DP15874 Voice at Work

Author(s): Jarkko Harju, Simon Jäger, Benjamin Schoefer
Publication Date: March 2021
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Programme Areas: Labour Economics, Public Economics, Macroeconomics and Growth, Organizational Economics
Link to this Page: cepr.org/active/publications/discussion_papers/dp.php?dpno=15874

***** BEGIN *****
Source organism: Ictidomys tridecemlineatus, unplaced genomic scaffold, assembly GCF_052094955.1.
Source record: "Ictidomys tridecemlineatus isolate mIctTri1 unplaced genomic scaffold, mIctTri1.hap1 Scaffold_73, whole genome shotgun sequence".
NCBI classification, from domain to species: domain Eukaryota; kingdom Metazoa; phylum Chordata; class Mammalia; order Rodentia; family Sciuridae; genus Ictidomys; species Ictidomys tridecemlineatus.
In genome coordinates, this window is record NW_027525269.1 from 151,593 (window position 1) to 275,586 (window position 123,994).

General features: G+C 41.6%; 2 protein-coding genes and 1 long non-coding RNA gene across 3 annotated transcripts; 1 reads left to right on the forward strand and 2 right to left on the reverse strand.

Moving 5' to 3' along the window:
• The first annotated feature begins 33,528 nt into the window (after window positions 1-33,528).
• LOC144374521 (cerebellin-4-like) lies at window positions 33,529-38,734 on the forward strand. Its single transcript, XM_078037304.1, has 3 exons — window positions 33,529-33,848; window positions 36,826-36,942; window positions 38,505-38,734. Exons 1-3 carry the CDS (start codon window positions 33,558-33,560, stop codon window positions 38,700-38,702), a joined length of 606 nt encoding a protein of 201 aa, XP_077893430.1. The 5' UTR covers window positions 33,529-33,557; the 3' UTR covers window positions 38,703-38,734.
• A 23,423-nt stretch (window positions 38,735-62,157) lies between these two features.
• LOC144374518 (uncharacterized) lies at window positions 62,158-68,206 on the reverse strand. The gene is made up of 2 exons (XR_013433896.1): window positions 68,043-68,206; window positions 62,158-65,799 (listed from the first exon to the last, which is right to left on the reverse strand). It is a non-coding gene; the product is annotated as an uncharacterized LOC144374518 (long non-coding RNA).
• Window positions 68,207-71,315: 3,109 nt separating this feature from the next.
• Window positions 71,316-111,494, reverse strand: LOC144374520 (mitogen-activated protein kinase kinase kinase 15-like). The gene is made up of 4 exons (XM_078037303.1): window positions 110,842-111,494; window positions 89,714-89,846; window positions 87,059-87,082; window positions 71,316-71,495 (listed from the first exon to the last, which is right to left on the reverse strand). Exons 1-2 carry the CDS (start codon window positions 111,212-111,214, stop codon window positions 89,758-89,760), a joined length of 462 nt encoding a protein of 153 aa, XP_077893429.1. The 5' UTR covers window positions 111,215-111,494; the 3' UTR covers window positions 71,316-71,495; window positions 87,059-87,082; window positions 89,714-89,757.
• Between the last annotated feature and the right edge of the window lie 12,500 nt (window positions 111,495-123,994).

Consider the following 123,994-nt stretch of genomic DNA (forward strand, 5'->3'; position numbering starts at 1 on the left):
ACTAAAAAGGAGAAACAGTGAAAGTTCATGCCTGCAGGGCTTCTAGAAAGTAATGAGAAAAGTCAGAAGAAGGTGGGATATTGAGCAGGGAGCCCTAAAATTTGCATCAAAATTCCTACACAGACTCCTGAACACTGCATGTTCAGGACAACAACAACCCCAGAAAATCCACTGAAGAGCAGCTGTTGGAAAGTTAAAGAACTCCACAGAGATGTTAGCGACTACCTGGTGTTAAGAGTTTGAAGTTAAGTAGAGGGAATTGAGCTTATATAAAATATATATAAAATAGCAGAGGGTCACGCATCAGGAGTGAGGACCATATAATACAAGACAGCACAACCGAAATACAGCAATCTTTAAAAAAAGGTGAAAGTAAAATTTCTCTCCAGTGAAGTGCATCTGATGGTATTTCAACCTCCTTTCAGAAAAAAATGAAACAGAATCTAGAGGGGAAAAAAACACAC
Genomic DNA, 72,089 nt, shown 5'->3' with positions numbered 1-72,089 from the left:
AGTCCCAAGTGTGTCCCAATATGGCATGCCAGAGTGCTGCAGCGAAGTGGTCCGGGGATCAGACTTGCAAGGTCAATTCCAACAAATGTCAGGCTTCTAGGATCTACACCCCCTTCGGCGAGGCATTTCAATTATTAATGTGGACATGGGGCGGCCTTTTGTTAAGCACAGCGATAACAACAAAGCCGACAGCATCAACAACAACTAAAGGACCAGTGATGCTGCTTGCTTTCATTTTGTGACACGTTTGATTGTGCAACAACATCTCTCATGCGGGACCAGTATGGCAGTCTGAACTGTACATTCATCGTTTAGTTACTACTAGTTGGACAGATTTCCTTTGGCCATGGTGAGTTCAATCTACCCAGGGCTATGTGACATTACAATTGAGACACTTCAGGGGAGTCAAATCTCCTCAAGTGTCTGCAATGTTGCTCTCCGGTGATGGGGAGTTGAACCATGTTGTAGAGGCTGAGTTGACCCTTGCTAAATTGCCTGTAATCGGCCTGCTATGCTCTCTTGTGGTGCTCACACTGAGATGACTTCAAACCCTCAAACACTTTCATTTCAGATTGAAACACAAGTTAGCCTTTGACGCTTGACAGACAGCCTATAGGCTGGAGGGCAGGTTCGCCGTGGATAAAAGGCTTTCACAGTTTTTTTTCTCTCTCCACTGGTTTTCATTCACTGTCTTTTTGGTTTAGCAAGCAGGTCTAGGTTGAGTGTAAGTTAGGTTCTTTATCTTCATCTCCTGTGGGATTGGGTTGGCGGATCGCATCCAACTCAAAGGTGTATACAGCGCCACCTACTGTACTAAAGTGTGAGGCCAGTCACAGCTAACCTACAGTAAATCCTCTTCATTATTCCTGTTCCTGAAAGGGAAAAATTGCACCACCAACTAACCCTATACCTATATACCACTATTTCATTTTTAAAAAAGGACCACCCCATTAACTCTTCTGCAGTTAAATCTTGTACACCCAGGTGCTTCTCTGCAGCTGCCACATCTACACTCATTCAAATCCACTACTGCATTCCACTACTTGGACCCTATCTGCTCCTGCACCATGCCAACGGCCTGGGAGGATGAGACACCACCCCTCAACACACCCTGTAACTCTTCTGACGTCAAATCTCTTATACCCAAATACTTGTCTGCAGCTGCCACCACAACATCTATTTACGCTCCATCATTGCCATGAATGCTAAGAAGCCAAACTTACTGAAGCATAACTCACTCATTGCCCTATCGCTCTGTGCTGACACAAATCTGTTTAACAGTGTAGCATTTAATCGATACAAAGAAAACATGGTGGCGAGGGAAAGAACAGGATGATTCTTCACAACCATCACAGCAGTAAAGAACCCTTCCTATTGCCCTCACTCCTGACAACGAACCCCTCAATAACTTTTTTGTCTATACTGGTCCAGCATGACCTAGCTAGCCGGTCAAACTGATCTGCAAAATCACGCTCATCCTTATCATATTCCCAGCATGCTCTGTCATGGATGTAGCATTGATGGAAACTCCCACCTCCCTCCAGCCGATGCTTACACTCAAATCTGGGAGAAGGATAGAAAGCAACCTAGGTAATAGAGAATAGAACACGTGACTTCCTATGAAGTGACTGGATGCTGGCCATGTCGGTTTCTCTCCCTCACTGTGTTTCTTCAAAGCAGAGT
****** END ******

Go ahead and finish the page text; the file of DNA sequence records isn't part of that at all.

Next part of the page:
How does boosting worker voice affect worker separations, job quality, wages, and firm performance? We study the 1991 introduction of a right to worker voice in Finland. The law granted workers in firms with at least 150 employees the right to elect representatives to company boards. The size-dependent introduction permits a difference-in-differences design. In contrast to exit-voice theory, we find no effects on voluntary job separations as a revealed-preference measure of job quality. We can also rule out small increases in the labor share or rent sharing, with some evidence for small pay premia increases, in particular at the bottom of the wage distribution. We detect a small reduction in involuntary separations, zero effects on worker health, and a moderate increase in survey-based subjective job quality. Regarding firm performance, we find, if anything, small positive effects on survival, productivity, and capital intensity. An additional 2008 introduction of shop-floor representation in smaller firms had similar, limited effects. Interviews and surveys indicate that worker representation facilitates information sharing and cooperation rather than shifting power or rents to labor.